Fundamental and transitional explanations

Physics reduces things to conserved quantities, and so tells us how we can get an effect given a cause of the same kind, although all “cause” and “effect” mean is that the action we have now is the latest manifestation of the same action earlier.

By “action” physics means includes both actual and potential actions. Energy is one because all its modes are capable of moving an object over some distance, though capable could be either actually or potentially. In general, a quantity is conserved because we unify what it has done or is doing (its act) which what it can do (its potency). This gives us a conflicting relationship to time. On the one hand the only thing that makes the conserved quantity causal is its priority of being distinct in time; on the other hand we define the conserved quantity in a way that unites what it is as what it will do, which requires uniting all its actions in time.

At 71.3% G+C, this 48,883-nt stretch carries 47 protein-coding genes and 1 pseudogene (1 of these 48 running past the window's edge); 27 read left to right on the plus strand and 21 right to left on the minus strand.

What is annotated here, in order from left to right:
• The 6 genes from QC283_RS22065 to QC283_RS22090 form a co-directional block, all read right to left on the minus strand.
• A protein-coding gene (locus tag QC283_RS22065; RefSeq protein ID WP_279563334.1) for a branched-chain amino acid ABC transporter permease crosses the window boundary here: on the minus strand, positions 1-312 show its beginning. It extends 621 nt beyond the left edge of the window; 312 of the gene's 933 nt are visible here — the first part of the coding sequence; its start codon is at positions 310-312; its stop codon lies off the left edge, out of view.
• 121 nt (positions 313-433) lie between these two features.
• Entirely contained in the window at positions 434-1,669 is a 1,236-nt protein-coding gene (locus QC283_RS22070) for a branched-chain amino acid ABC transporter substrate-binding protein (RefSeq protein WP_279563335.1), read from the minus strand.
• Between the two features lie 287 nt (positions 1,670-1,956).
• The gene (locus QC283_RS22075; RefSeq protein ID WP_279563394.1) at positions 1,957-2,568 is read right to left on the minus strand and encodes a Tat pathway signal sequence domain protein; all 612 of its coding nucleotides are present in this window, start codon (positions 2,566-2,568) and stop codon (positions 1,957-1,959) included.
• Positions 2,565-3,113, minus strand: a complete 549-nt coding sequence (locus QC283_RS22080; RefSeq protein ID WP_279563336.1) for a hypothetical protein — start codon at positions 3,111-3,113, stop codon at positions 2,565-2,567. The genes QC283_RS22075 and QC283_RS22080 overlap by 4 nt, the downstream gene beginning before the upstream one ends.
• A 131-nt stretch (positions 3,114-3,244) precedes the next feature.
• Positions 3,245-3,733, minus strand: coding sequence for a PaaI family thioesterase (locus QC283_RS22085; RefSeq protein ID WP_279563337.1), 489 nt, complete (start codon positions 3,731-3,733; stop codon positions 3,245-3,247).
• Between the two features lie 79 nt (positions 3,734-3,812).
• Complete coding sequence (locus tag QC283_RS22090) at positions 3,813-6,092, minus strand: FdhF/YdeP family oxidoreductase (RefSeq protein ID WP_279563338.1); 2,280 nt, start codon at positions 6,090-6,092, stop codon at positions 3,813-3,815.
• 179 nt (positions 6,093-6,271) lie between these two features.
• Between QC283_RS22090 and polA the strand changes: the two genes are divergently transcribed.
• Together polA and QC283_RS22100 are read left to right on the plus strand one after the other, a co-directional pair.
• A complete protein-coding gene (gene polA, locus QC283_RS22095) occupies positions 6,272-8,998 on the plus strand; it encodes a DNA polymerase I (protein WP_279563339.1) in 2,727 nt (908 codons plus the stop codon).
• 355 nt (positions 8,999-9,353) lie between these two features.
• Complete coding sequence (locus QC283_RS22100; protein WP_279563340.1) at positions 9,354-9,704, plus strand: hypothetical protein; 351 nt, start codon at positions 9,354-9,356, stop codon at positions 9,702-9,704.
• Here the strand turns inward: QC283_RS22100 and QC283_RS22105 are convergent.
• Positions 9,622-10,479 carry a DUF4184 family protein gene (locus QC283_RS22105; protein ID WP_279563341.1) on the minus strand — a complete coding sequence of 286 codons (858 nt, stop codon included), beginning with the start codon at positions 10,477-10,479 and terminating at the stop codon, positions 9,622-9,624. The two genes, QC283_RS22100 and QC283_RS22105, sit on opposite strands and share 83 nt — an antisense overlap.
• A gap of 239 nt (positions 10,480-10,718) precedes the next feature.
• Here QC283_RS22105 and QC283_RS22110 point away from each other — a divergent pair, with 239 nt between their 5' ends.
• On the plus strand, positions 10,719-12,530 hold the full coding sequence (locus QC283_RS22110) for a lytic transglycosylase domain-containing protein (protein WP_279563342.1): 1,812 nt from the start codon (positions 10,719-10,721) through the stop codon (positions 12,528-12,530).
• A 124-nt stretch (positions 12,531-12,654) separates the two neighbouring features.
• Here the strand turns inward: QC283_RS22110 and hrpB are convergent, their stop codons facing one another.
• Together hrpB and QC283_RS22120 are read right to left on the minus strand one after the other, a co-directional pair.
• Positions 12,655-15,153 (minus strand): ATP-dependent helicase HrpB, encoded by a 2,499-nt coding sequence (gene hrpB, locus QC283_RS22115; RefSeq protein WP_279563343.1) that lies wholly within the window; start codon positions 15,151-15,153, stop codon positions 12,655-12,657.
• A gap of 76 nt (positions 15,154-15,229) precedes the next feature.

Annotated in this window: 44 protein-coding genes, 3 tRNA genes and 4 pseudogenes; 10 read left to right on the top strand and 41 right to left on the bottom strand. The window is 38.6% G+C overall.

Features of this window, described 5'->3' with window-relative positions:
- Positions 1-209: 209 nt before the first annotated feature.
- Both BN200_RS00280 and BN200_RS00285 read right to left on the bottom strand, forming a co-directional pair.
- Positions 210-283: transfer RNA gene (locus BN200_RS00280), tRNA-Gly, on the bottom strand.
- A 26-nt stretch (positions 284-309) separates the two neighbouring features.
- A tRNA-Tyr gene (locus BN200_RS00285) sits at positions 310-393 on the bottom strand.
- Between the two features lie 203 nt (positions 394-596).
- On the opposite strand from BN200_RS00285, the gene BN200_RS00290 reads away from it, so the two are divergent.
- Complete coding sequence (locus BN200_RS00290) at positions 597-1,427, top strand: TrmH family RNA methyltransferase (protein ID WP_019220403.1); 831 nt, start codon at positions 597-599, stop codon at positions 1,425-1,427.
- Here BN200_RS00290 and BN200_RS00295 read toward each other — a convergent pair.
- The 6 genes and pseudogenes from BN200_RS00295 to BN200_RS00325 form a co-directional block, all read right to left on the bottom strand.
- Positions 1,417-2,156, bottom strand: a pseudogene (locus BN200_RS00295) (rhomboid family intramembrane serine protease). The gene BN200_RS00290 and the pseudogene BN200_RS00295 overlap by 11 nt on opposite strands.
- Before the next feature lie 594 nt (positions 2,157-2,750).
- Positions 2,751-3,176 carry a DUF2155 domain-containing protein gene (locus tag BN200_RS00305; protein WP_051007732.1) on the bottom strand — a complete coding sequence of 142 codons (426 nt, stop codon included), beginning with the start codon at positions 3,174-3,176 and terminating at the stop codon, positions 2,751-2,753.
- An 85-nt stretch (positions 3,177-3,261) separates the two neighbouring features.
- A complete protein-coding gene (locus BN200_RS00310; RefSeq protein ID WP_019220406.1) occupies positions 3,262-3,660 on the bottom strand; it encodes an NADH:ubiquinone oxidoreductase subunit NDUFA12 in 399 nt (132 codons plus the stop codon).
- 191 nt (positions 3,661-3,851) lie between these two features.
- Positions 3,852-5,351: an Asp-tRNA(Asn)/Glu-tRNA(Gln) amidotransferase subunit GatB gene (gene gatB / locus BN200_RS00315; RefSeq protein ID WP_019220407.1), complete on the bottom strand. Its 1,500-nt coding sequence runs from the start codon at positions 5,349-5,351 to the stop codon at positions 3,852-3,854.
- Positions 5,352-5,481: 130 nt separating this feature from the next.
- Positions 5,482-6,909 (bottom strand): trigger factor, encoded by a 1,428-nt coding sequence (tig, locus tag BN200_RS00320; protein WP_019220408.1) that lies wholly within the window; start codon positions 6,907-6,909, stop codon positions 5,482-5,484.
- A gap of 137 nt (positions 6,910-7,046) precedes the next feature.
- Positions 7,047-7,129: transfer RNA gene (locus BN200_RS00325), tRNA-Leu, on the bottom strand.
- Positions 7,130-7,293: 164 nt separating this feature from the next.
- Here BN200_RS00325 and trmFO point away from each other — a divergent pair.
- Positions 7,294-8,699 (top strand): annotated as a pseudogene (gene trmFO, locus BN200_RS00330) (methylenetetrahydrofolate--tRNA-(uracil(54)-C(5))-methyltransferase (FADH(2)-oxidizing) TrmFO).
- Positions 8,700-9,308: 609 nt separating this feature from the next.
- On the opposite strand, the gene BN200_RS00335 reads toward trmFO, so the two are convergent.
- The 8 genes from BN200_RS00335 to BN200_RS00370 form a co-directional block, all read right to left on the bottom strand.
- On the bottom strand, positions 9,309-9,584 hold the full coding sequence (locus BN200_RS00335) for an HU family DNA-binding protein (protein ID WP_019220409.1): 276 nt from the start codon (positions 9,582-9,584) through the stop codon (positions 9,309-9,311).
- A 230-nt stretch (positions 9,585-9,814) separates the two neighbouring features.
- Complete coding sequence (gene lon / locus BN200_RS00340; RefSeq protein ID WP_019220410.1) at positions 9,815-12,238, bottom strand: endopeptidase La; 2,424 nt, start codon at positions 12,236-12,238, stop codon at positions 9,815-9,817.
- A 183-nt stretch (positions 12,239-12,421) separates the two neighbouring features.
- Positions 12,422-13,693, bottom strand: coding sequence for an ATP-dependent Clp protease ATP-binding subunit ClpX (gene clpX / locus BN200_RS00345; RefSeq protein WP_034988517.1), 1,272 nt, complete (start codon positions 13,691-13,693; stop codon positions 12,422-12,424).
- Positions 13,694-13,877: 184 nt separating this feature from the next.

Physics is a way of explaining physical actions given physical actions just as the theory of evolution is a theory of explaining life given life. Just as the problem of abiogenesis is pre-evolutionary the problem of the initiation of physical motion is pre-physical. Biology will play a role in explaining the origin of life even though it is a pre-biological question, and physics is in the same boat on the question of the origin of physical motion.

The basic axiom in play is that giving the origin of X is a hybrid problem on the border of the science of X. The borderline is marked by a moment when explanation ceases to be proper to a discourse but becomes somehow more fundamental, which is how most understand the origin of life from physics.

It’s an open question, however, whether physics is more explanatorily fundamental than biology. If the best physics can do is say that life is some happy accident of physical activity we haven’t explained life but merely defined it as an accident of a system with no structural relationship to the production of living things.

 

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